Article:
Coronavirus: Redundancies rise fivefold as pandemic hits jobs" width="976" height="549">
The number of firms planning 20 or more redundancies by June rose more than fivefold compared to June last year, figures obtained by the BBC show. Data shared in response to a Freedom of Information request shows 1,778 firms notified the government of plans to cut more than 139,000 jobs in June in England, Wales and Scotland.In June 2019, only 345 firms notified plans to cut 24,000 jobs.The cuts came as coronavirus wiped more than a quarter off UK economic output.The figures give an insight into the surge of redundancies announced since Coronavirus blighted the UK.
Airbus, Royal Mail, the airport services group Swissport, HSBC, Centrica and the Restaurant Group, owner of Frankie and Benny's, were among the businesses to announce redundancy plans in June.Firms planning to make 20 or more staff redundant have to notify the government by filing a form called an HR1 Advance Notice of Redundancy.The number of these forms filed with the Insolvency Service shows a steep rise in the number of firms planning to cut staff.
Employers planning 20 or more redundancies
HR1 forms submitted (England, Scotland and Wales)Source: Insolvency ServiceThough the June figure excludes information from 79 firms, which was not available when the numbers were compiled, it shows a steep rise in the number of positions being considered for redundancy.The total number of employers making redundancies will be higher than these figures, as firms making fewer than 20 posts redundant at any one "establishment" do not have to notify government.However, employers often end up making fewer redundancies than the original number they notify to the government.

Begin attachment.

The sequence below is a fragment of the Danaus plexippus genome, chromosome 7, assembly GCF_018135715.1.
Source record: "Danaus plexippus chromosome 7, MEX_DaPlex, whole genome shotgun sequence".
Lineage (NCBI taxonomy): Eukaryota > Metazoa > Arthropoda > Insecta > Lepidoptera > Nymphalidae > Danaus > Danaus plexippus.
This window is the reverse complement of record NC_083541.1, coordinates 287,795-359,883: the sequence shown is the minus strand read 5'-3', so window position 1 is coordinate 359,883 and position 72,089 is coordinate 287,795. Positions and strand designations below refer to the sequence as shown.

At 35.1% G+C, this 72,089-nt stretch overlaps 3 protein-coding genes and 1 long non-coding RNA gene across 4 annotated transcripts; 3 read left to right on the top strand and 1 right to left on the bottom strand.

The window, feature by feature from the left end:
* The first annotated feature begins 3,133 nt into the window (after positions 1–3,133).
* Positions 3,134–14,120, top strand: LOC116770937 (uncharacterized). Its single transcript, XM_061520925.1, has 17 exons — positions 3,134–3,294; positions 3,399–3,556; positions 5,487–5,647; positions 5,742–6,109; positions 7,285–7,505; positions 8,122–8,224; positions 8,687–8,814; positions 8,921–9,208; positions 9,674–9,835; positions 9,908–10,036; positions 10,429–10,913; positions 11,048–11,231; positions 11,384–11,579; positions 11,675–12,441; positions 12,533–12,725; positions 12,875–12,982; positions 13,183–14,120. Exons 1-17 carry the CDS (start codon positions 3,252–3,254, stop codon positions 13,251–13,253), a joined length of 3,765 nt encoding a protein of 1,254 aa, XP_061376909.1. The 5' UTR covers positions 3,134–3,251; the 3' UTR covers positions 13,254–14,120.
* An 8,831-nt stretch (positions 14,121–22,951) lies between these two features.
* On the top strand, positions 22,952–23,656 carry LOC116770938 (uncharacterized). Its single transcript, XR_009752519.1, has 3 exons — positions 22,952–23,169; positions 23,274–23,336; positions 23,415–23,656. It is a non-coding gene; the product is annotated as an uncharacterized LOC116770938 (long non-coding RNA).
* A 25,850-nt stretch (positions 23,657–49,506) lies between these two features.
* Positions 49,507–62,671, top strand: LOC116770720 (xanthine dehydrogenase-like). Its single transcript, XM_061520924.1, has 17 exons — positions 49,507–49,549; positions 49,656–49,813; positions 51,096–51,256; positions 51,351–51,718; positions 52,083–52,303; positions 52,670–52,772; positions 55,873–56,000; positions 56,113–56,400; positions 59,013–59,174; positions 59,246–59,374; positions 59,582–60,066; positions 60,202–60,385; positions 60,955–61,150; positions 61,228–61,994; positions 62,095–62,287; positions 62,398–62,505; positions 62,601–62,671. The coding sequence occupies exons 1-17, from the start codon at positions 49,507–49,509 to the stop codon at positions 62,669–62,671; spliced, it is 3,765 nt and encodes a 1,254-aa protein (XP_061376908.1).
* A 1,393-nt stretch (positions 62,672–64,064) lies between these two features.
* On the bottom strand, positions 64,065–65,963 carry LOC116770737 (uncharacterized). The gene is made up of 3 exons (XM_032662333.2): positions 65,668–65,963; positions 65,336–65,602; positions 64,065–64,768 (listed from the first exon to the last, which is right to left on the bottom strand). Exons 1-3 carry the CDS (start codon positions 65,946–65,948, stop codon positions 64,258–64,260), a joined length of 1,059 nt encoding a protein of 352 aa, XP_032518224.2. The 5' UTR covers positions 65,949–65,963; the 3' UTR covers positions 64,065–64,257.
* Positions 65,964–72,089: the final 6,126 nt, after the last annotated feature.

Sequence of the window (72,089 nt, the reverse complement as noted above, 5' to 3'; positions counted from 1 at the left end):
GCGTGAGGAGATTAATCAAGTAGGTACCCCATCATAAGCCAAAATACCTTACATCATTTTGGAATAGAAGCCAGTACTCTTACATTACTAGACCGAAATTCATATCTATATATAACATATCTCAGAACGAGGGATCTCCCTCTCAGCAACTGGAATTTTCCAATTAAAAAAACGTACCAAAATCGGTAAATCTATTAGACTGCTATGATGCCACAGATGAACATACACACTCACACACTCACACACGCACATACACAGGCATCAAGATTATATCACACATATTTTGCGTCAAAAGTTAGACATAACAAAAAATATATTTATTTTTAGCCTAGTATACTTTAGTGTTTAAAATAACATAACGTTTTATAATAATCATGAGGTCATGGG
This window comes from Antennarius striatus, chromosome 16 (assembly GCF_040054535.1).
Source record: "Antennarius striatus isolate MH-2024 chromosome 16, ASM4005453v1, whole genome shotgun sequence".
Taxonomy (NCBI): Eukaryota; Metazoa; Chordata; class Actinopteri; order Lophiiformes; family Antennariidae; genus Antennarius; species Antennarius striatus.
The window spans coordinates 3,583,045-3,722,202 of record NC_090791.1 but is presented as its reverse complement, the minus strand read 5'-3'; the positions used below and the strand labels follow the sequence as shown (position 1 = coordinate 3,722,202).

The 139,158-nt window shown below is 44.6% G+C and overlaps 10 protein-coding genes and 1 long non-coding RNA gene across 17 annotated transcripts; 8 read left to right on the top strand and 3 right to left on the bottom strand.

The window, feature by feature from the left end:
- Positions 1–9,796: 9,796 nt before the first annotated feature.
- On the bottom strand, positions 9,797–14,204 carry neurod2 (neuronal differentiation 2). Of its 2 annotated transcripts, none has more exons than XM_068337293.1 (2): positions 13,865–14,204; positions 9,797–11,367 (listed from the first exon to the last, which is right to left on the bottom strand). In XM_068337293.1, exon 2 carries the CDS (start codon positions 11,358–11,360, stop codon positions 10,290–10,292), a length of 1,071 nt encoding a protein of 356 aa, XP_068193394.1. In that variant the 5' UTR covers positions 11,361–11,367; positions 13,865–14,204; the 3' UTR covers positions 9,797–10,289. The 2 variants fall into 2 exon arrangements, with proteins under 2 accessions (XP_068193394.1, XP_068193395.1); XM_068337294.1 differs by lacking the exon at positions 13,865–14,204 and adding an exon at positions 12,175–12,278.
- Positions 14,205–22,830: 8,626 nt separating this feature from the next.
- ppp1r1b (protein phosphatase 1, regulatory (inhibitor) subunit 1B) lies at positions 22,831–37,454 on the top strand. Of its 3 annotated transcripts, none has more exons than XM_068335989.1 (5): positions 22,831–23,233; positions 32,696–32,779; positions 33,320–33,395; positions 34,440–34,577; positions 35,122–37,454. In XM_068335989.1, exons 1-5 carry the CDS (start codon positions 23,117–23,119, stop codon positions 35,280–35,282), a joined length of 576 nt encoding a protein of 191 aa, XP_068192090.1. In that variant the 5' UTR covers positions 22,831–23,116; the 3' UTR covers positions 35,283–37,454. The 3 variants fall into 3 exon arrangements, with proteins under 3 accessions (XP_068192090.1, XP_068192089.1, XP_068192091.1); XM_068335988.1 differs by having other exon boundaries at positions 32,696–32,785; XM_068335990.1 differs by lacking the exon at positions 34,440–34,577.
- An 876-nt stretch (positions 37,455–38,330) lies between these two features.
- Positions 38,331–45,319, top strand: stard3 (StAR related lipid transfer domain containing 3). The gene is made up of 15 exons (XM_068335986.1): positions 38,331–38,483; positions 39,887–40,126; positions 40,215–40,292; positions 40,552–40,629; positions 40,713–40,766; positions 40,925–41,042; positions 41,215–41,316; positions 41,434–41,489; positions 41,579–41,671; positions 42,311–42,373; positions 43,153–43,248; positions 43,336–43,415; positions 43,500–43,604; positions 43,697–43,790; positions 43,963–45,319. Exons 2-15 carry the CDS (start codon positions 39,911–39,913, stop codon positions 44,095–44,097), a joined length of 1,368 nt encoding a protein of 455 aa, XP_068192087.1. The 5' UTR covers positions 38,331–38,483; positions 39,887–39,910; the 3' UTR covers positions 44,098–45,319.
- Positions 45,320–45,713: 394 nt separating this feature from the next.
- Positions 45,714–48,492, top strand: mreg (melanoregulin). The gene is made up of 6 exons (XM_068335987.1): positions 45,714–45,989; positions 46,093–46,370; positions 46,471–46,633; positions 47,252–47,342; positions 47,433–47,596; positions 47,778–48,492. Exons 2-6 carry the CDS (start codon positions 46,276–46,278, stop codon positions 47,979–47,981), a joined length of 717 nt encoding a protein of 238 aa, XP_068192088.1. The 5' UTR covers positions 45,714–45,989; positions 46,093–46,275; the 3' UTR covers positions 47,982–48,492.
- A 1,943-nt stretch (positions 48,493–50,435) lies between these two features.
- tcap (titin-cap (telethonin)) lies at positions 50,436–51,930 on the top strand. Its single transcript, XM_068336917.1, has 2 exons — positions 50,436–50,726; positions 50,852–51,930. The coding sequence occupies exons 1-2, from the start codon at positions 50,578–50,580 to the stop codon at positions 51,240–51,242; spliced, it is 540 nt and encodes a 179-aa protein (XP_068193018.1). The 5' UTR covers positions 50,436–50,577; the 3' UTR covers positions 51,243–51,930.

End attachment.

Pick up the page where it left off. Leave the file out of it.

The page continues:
Consultation process
The redundancy process takes time. It includes a consultation period of a minimum of 30 days for 20 staff and over, and 45 days for 100 or more staff. This helps to explain why official redundancy figures gathered by the Office for National Statistics do not yet show a significant rise.In Northern Ireland HR1 forms are filed with the Northern Ireland Statistics and Research Agency and they are not included in these figures.In response to the BBC's findings the Department for Work and Pensions pointed to the measures it has introduced to try to support those looking for work. "Across the country our Plan for Jobs will give business the confidence to recruit and retain workers... and - through the Kickstart scheme - create hundreds of thousands of new, subsidised jobs for young people," a spokesperson said.
UK economy
Freedom of Information
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